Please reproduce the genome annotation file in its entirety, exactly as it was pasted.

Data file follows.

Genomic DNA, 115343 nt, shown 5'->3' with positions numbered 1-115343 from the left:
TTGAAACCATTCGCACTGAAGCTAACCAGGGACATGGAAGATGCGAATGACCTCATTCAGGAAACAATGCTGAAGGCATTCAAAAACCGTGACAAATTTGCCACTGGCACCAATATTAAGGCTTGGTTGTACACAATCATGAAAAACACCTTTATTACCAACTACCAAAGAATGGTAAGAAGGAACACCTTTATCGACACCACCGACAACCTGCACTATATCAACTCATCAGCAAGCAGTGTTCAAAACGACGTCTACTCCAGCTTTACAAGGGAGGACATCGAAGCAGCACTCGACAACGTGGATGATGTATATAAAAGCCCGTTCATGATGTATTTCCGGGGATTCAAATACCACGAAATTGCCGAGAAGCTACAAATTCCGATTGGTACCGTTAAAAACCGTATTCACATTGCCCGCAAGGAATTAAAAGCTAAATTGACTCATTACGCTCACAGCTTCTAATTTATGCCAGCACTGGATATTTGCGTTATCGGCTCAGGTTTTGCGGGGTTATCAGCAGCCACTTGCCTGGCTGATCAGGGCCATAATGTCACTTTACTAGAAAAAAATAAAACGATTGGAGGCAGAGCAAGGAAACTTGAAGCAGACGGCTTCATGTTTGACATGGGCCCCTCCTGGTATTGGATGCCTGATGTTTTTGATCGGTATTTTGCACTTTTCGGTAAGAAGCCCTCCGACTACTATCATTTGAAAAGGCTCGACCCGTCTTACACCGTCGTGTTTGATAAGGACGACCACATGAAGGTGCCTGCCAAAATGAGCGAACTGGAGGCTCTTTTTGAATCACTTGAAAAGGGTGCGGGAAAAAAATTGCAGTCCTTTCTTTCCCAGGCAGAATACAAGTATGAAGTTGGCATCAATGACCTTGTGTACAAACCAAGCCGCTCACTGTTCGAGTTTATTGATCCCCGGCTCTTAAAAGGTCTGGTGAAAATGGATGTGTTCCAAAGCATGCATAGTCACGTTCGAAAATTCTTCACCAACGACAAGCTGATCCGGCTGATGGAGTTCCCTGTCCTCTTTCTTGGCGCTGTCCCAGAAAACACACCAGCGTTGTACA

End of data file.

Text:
Genomic DNA, 115343 nt, shown 5'->3' with positions numbered 1-115343 from the left:
TTGAAACCATTCGCACTGAAGCTAACCAGGGACATGGAAGATGCGAATGACCTCATTCAGGAAACAATGCTGAAGGCATTCAAAAACCGTGACAAATTTGCCACTGGCACCAATATTAAGGCTTGGTTGTACACAATCATGAAAAACACCTTTATTACCAACTACCAAAGAATGGTAAGAAGGAACACCTTTATCGACACCACCGACAACCTGCACTATATCAACTCATCAGCAAGCAGTGTTCAAAACGACGTCTACTCCAGCTTTACAAGGGAGGACATCGAAGCAGCACTCGACAACGTGGATGATGTATATAAAAGCCCGTTCATGATGTATTTCCGGGGATTCAAATACCACGAAATTGCCGAGAAGCTACAAATTCCGATTGGTACCGTTAAAAACCGTATTCACATTGCCCGCAAGGAATTAAAAGCTAAATTGACTCATTACGCTCACAGCTTCTAATTTATGCCAGCACTGGATATTTGCGTTATCGGCTCAGGTTTTGCGGGGTTATCAGCAGCCACTTGCCTGGCTGATCAGGGCCATAATGTCACTTTACTAGAAAAAAATAAAACGATTGGAGGCAGAGCAAGGAAACTTGAAGCAGACGGCTTCATGTTTGACATGGGCCCCTCCTGGTATTGGATGCCTGATGTTTTTGATCGGTATTTTGCACTTTTCGGTAAGAAGCCCTCCGACTACTATCATTTGAAAAGGCTCGACCCGTCTTACACCGTCGTGTTTGATAAGGACGACCACATGAAGGTGCCTGCCAAAATGAGCGAACTGGAGGCTCTTTTTGAATCACTTGAAAAGGGTGCGGGAAAAAAATTGCAGTCCTTTCTTTCCCAGGCAGAATACAAGTATGAAGTTGGCATCAATGACCTTGTGTACAAACCAAGCCGCTCACTGTTCGAGTTTATTGATCCCCGGCTCTTAAAAGGTCTGGTGAAAATGGATGTGTTCCAAAGCATGCATAGTCACGTTCGAAAATTCTTCACCAACGACAAGCTGATCCGGCTGATGGAGTTCCCTGTCCTCTTTCTTGGCGCTGTCCCAGAAAACACACCAGCGTTGTACA